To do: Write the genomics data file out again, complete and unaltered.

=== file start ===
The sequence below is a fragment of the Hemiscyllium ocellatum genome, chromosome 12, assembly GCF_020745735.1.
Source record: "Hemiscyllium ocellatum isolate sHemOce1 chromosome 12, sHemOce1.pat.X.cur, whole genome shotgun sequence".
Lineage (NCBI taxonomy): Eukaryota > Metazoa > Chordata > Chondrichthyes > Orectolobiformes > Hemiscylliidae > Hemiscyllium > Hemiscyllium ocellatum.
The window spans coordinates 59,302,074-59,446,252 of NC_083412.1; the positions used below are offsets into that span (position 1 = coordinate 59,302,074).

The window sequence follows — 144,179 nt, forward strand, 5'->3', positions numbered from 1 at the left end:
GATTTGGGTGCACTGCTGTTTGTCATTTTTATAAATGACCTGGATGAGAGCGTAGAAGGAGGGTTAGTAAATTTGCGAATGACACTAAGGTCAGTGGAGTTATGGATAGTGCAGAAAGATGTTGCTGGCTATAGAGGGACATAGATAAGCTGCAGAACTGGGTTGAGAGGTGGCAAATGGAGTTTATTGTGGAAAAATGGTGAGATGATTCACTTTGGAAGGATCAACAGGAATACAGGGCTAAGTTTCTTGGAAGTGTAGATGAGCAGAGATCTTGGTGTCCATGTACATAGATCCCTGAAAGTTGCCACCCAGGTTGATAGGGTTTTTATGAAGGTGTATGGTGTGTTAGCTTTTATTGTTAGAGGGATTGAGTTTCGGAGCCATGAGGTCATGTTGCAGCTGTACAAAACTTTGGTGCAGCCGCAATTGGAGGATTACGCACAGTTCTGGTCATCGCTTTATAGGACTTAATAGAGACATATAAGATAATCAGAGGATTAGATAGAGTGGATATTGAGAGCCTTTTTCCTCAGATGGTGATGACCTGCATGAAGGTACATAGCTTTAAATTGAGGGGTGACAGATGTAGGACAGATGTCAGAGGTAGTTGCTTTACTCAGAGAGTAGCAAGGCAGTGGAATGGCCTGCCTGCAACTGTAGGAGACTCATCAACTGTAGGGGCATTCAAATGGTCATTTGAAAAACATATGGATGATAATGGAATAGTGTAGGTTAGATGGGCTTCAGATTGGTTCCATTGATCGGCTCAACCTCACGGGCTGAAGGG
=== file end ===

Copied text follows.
The sequence below is a fragment of the Hemiscyllium ocellatum genome, chromosome 12, assembly GCF_020745735.1.
Source record: "Hemiscyllium ocellatum isolate sHemOce1 chromosome 12, sHemOce1.pat.X.cur, whole genome shotgun sequence".
Lineage (NCBI taxonomy): Eukaryota > Metazoa > Chordata > Chondrichthyes > Orectolobiformes > Hemiscylliidae > Hemiscyllium > Hemiscyllium ocellatum.
The window spans coordinates 59,302,074-59,446,252 of NC_083412.1; the positions used below are offsets into that span (position 1 = coordinate 59,302,074).

The window sequence follows — 144,179 nt, forward strand, 5'->3', positions numbered from 1 at the left end:
GATTTGGGTGCACTGCTGTTTGTCATTTTTATAAATGACCTGGATGAGAGCGTAGAAGGAGGGTTAGTAAATTTGCGAATGACACTAAGGTCAGTGGAGTTATGGATAGTGCAGAAAGATGTTGCTGGCTATAGAGGGACATAGATAAGCTGCAGAACTGGGTTGAGAGGTGGCAAATGGAGTTTATTGTGGAAAAATGGTGAGATGATTCACTTTGGAAGGATCAACAGGAATACAGGGCTAAGTTTCTTGGAAGTGTAGATGAGCAGAGATCTTGGTGTCCATGTACATAGATCCCTGAAAGTTGCCACCCAGGTTGATAGGGTTTTTATGAAGGTGTATGGTGTGTTAGCTTTTATTGTTAGAGGGATTGAGTTTCGGAGCCATGAGGTCATGTTGCAGCTGTACAAAACTTTGGTGCAGCCGCAATTGGAGGATTACGCACAGTTCTGGTCATCGCTTTATAGGACTTAATAGAGACATATAAGATAATCAGAGGATTAGATAGAGTGGATATTGAGAGCCTTTTTCCTCAGATGGTGATGACCTGCATGAAGGTACATAGCTTTAAATTGAGGGGTGACAGATGTAGGACAGATGTCAGAGGTAGTTGCTTTACTCAGAGAGTAGCAAGGCAGTGGAATGGCCTGCCTGCAACTGTAGGAGACTCATCAACTGTAGGGGCATTCAAATGGTCATTTGAAAAACATATGGATGATAATGGAATAGTGTAGGTTAGATGGGCTTCAGATTGGTTCCATTGATCGGCTCAACCTCACGGGCTGAAGGG